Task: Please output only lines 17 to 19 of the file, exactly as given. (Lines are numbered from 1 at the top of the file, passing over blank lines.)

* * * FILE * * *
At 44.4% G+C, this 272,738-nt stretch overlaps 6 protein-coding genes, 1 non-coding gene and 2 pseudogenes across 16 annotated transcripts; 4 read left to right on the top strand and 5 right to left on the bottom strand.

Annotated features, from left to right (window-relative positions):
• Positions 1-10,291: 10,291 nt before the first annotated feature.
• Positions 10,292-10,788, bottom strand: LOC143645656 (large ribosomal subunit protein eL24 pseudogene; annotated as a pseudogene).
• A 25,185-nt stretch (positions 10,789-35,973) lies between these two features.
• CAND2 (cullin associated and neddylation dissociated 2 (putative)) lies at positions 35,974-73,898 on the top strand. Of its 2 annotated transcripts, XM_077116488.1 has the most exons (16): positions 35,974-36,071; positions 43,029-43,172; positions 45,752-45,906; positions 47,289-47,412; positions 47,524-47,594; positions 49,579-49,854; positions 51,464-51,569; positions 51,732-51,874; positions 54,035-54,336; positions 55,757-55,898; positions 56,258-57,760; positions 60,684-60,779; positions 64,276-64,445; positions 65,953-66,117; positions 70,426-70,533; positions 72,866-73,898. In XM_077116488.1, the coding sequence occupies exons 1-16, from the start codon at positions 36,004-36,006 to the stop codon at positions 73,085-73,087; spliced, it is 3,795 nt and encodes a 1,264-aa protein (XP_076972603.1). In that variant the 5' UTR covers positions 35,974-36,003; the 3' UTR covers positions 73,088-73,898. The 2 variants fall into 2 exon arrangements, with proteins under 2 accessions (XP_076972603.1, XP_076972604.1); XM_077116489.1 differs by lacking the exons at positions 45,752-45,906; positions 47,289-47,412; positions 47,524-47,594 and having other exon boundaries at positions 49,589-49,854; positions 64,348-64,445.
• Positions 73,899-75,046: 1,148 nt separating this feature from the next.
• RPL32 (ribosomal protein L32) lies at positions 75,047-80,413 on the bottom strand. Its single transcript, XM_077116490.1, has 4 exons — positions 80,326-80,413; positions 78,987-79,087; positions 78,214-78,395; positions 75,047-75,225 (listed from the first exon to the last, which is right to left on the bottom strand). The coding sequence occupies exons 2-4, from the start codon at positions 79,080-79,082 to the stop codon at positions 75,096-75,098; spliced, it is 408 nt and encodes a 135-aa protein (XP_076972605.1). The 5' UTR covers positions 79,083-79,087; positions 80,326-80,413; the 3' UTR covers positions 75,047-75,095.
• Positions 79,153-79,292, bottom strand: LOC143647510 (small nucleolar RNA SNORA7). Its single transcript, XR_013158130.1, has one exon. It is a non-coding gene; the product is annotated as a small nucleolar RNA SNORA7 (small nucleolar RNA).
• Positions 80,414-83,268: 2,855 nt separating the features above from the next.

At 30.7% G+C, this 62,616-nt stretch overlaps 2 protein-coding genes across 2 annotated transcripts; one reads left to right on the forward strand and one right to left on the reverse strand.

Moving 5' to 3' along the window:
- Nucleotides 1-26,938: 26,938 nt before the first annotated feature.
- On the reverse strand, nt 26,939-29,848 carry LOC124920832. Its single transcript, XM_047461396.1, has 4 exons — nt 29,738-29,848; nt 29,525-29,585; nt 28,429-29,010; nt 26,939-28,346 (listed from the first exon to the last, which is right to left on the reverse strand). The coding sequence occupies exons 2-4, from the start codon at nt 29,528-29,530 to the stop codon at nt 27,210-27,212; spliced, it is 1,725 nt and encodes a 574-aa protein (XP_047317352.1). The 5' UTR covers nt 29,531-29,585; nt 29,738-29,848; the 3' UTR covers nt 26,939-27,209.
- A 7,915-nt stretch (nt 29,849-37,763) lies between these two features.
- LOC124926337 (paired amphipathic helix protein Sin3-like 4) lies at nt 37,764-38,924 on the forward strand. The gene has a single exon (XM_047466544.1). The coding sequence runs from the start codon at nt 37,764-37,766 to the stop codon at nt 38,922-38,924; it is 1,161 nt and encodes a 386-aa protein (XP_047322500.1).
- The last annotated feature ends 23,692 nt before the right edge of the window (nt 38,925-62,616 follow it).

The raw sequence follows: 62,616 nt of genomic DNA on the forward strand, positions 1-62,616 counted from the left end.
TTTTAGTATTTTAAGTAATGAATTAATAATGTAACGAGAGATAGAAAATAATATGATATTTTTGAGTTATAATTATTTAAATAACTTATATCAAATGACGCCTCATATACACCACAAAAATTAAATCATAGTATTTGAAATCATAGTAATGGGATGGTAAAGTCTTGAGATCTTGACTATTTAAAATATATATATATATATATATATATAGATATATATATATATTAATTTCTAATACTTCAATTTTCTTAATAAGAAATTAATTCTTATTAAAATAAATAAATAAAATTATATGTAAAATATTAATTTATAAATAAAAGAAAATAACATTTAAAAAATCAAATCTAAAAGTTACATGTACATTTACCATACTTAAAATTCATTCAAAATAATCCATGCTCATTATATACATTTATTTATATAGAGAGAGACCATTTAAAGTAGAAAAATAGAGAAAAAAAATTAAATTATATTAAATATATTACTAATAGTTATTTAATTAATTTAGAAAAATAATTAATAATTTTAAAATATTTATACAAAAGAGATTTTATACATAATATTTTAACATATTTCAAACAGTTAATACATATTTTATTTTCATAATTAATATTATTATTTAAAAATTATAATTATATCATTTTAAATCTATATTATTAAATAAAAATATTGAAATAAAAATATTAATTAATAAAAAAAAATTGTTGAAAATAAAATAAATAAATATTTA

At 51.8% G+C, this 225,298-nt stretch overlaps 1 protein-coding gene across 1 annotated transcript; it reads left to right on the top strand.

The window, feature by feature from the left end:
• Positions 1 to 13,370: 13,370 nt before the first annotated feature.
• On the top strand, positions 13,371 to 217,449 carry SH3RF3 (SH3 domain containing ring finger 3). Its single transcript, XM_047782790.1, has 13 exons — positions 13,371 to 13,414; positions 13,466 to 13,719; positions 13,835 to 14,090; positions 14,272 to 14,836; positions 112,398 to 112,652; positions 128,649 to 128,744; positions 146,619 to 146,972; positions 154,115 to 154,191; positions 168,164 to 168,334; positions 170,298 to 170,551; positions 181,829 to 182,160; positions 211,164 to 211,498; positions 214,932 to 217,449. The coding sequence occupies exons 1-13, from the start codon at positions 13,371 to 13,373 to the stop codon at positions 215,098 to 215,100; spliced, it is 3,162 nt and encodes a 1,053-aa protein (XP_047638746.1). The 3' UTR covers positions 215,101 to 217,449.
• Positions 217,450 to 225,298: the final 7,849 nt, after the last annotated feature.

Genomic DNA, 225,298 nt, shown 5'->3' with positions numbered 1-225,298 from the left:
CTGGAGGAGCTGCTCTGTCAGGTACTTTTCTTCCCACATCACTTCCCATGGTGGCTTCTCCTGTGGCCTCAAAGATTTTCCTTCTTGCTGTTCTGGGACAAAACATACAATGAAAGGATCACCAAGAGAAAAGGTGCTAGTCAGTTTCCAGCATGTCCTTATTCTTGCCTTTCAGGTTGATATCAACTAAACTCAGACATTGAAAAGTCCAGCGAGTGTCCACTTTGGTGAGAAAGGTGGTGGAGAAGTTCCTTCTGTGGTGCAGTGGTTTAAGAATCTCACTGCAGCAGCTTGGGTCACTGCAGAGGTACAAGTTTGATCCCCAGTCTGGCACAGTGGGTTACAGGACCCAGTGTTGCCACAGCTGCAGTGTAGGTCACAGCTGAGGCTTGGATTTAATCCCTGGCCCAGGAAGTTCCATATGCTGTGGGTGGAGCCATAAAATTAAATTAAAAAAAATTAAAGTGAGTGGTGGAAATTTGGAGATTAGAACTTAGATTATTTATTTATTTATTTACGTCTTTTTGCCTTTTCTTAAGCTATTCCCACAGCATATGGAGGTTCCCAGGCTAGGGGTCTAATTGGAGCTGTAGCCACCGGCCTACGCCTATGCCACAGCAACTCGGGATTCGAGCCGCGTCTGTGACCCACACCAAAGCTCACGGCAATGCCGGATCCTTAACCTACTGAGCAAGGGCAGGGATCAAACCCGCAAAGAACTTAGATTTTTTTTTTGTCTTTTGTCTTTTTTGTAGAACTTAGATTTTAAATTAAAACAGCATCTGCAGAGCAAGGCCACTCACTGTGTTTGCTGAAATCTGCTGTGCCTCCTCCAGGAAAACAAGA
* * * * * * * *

- The last annotated feature ends 23,692 nt before the right edge of the window (nt 38,925-62,616 follow it).

The raw sequence follows: 62,616 nt of genomic DNA on the forward strand, positions 1-62,616 counted from the left end.
TTTTAGTATTTTAAGTAATGAATTAATAATGTAACGAGAGATAGAAAATAATATGATATTTTTGAGTTATAATTATTTAAATAACTTATATCAAATGACGCCTCATATACACCACAAAAATTAAATCATAGTATTTGAAATCATAGTAATGGGATGGTAAAGTCTTGAGATCTTGACTATTTAAAATATATATATATATATATATATATAGATATATATATATATTAATTTCTAATACTTCAATTTTCTTAATAAGAAATTAATTCTTATTAAAATAAATAAATAAAATTATATGTAAAATATTAATTTATAAATAAAAGAAAATAACATTTAAAAAATCAAATCTAAAAGTTACATGTACATTTACCATACTTAAAATTCATTCAAAATAATCCATGCTCATTATATACATTTATTTATATAGAGAGAGACCATTTAAAGTAGAAAAATAGAGAAAAAAAATTAAATTATATTAAATATATTACTAATAGTTATTTAATTAATTTAGAAAAATAATTAATAATTTTAAAATATTTATACAAAAGAGATTTTATACATAATATTTTAACATATTTCAAACAGTTAATACATATTTTATTTTCATAATTAATATTATTATTTAAAAATTATAATTATATCATTTTAAATCTATATTATTAAATAAAAATATTGAAATAAAAATATTAATTAATAAAAAAAAATTGTTGAAAATAAAATAAATAAATATTTA